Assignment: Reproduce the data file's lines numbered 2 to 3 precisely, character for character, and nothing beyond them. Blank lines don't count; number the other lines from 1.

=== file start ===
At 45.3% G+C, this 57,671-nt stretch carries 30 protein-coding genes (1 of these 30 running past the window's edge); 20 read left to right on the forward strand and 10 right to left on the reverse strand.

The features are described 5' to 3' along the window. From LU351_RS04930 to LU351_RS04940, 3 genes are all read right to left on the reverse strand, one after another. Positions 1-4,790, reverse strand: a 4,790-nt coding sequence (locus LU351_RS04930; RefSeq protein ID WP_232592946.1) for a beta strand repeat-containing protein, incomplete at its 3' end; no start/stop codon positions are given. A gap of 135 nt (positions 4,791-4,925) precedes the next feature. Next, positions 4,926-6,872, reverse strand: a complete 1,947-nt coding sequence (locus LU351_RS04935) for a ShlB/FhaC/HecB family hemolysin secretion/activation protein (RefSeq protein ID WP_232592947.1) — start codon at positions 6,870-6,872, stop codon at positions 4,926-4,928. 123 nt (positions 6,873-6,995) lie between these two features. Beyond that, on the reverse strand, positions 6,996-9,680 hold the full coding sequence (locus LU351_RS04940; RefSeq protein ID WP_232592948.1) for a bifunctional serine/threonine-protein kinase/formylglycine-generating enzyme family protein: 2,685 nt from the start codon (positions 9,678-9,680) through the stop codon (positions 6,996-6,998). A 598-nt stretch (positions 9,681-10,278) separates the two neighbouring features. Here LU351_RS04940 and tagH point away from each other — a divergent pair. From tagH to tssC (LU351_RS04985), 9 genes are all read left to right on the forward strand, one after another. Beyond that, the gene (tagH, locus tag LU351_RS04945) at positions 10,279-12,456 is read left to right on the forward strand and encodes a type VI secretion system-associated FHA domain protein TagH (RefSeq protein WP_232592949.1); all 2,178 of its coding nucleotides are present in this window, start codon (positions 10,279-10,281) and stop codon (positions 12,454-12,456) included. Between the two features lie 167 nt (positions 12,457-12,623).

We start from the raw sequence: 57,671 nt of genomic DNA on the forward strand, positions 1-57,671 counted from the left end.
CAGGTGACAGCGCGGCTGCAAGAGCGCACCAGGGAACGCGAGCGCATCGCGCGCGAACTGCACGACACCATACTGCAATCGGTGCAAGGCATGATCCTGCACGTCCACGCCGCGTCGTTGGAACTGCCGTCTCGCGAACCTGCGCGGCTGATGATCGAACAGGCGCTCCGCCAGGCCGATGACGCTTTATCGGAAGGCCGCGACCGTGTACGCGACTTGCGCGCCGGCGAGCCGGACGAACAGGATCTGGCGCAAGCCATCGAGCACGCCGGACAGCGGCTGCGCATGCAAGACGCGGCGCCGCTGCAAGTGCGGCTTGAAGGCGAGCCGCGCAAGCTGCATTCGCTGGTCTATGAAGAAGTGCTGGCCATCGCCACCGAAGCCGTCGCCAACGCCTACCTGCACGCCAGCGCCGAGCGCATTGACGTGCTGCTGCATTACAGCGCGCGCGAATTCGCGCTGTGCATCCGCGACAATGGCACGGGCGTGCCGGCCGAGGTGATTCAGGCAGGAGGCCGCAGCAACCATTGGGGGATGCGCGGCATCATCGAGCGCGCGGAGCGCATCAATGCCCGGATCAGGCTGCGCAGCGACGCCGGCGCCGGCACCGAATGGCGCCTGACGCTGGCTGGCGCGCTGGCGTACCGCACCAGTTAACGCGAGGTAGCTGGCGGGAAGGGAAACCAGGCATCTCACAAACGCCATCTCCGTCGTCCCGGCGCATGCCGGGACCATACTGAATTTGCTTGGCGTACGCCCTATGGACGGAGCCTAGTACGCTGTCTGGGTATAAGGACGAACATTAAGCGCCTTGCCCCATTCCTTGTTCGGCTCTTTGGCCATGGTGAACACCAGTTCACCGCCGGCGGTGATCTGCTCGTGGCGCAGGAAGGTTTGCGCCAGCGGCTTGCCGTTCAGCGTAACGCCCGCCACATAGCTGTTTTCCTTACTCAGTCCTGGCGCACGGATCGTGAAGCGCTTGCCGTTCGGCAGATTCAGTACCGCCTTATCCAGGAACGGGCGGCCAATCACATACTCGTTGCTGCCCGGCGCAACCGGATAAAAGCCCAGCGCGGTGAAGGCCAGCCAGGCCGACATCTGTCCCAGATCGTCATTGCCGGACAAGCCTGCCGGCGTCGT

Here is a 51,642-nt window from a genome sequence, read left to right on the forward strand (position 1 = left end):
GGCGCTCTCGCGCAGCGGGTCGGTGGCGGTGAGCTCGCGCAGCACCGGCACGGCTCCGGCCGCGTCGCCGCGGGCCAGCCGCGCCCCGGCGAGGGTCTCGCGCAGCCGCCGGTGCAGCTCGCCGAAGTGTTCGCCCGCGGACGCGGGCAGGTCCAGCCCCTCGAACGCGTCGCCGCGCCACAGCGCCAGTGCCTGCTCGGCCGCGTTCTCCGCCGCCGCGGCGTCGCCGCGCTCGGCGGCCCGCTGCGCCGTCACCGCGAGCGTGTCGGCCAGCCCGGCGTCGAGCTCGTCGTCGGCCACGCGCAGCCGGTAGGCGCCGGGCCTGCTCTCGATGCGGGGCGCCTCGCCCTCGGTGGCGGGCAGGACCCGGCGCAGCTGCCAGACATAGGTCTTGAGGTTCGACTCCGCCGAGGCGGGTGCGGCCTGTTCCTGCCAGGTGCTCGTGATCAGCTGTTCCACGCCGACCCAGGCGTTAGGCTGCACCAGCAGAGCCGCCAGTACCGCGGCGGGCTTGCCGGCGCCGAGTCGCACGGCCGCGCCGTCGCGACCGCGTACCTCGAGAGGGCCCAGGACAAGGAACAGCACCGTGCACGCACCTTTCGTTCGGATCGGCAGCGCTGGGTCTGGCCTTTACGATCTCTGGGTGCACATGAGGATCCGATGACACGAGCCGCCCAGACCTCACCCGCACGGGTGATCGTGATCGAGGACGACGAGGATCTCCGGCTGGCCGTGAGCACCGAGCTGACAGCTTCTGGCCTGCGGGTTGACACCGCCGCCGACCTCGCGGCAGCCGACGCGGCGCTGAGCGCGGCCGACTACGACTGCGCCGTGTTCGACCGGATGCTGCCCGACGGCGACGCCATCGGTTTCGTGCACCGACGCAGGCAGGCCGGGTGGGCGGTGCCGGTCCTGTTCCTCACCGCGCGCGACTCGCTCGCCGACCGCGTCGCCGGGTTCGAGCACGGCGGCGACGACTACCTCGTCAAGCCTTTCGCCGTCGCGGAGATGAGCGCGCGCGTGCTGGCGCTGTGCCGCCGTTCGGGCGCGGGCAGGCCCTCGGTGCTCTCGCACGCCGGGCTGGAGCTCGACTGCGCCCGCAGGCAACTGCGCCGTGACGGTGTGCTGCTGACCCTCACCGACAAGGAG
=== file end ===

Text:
The features are described 5' to 3' along the window. From LU351_RS04930 to LU351_RS04940, 3 genes are all read right to left on the reverse strand, one after another. Positions 1-4,790, reverse strand: a 4,790-nt coding sequence (locus LU351_RS04930; RefSeq protein ID WP_232592946.1) for a beta strand repeat-containing protein, incomplete at its 3' end; no start/stop codon positions are given. A gap of 135 nt (positions 4,791-4,925) precedes the next feature. Next, positions 4,926-6,872, reverse strand: a complete 1,947-nt coding sequence (locus LU351_RS04935) for a ShlB/FhaC/HecB family hemolysin secretion/activation protein (RefSeq protein ID WP_232592947.1) — start codon at positions 6,870-6,872, stop codon at positions 4,926-4,928. 123 nt (positions 6,873-6,995) lie between these two features. Beyond that, on the reverse strand, positions 6,996-9,680 hold the full coding sequence (locus LU351_RS04940; RefSeq protein ID WP_232592948.1) for a bifunctional serine/threonine-protein kinase/formylglycine-generating enzyme family protein: 2,685 nt from the start codon (positions 9,678-9,680) through the stop codon (positions 6,996-6,998). A 598-nt stretch (positions 9,681-10,278) separates the two neighbouring features. Here LU351_RS04940 and tagH point away from each other — a divergent pair. From tagH to tssC (LU351_RS04985), 9 genes are all read left to right on the forward strand, one after another. Beyond that, the gene (tagH, locus tag LU351_RS04945) at positions 10,279-12,456 is read left to right on the forward strand and encodes a type VI secretion system-associated FHA domain protein TagH (RefSeq protein WP_232592949.1); all 2,178 of its coding nucleotides are present in this window, start codon (positions 10,279-10,281) and stop codon (positions 12,454-12,456) included. Between the two features lie 167 nt (positions 12,457-12,623).

We start from the raw sequence: 57,671 nt of genomic DNA on the forward strand, positions 1-57,671 counted from the left end.